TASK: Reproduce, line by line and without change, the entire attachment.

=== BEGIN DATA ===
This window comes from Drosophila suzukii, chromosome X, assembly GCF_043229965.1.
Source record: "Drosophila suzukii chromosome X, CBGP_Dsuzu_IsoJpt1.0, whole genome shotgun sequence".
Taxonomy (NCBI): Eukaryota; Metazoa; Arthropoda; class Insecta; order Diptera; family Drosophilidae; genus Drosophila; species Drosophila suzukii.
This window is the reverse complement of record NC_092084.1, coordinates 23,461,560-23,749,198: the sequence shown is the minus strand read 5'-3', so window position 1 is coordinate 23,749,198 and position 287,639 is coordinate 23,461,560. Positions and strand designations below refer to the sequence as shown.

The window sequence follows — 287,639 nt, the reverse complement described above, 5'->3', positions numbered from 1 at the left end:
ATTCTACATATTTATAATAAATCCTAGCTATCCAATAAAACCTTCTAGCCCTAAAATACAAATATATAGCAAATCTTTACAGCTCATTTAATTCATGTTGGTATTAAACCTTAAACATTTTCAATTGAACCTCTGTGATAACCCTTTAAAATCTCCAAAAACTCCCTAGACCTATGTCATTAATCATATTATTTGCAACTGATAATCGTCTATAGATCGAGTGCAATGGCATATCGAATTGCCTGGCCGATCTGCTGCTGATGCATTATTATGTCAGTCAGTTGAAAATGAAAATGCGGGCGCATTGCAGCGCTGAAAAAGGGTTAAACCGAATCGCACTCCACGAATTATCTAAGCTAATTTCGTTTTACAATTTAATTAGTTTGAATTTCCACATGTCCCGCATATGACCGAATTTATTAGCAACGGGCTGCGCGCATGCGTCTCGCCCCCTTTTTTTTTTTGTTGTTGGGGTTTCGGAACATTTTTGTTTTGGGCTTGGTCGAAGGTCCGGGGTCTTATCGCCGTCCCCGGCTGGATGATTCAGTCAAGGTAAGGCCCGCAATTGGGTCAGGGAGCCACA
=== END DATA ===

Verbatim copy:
This window comes from Drosophila suzukii, chromosome X, assembly GCF_043229965.1.
Source record: "Drosophila suzukii chromosome X, CBGP_Dsuzu_IsoJpt1.0, whole genome shotgun sequence".
Taxonomy (NCBI): Eukaryota; Metazoa; Arthropoda; class Insecta; order Diptera; family Drosophilidae; genus Drosophila; species Drosophila suzukii.
This window is the reverse complement of record NC_092084.1, coordinates 23,461,560-23,749,198: the sequence shown is the minus strand read 5'-3', so window position 1 is coordinate 23,749,198 and position 287,639 is coordinate 23,461,560. Positions and strand designations below refer to the sequence as shown.

The window sequence follows — 287,639 nt, the reverse complement described above, 5'->3', positions numbered from 1 at the left end:
ATTCTACATATTTATAATAAATCCTAGCTATCCAATAAAACCTTCTAGCCCTAAAATACAAATATATAGCAAATCTTTACAGCTCATTTAATTCATGTTGGTATTAAACCTTAAACATTTTCAATTGAACCTCTGTGATAACCCTTTAAAATCTCCAAAAACTCCCTAGACCTATGTCATTAATCATATTATTTGCAACTGATAATCGTCTATAGATCGAGTGCAATGGCATATCGAATTGCCTGGCCGATCTGCTGCTGATGCATTATTATGTCAGTCAGTTGAAAATGAAAATGCGGGCGCATTGCAGCGCTGAAAAAGGGTTAAACCGAATCGCACTCCACGAATTATCTAAGCTAATTTCGTTTTACAATTTAATTAGTTTGAATTTCCACATGTCCCGCATATGACCGAATTTATTAGCAACGGGCTGCGCGCATGCGTCTCGCCCCCTTTTTTTTTTTGTTGTTGGGGTTTCGGAACATTTTTGTTTTGGGCTTGGTCGAAGGTCCGGGGTCTTATCGCCGTCCCCGGCTGGATGATTCAGTCAAGGTAAGGCCCGCAATTGGGTCAGGGAGCCACA